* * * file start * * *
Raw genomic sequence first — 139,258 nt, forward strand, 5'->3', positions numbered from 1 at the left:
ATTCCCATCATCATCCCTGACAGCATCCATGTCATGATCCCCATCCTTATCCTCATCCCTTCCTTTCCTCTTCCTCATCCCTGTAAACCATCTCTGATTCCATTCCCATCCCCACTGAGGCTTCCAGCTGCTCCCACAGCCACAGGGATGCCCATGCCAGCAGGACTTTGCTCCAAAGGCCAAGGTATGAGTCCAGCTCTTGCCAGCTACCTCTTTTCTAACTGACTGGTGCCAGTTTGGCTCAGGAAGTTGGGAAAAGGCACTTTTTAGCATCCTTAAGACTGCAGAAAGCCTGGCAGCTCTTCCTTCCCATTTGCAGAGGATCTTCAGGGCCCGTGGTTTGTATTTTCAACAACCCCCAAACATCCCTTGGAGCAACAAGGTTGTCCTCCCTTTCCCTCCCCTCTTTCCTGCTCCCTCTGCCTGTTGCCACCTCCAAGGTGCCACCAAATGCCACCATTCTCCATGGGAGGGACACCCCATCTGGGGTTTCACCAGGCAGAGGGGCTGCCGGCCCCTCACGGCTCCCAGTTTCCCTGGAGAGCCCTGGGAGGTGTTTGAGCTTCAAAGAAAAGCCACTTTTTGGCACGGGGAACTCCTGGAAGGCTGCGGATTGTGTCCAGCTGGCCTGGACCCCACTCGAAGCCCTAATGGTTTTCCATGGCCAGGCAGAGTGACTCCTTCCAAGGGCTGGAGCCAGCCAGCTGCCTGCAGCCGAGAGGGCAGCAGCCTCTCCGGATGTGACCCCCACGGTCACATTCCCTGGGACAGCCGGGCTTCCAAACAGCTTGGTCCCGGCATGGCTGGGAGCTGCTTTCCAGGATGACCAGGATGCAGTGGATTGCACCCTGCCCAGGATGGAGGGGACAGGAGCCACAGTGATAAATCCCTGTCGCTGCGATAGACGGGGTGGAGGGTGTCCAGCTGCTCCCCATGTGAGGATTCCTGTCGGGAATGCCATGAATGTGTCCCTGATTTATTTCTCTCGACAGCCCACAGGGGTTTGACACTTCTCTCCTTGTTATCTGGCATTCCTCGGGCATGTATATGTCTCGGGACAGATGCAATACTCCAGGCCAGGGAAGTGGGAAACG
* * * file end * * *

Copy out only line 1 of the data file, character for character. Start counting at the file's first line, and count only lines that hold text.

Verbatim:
Raw genomic sequence first — 139,258 nt, forward strand, 5'->3', positions numbered from 1 at the left: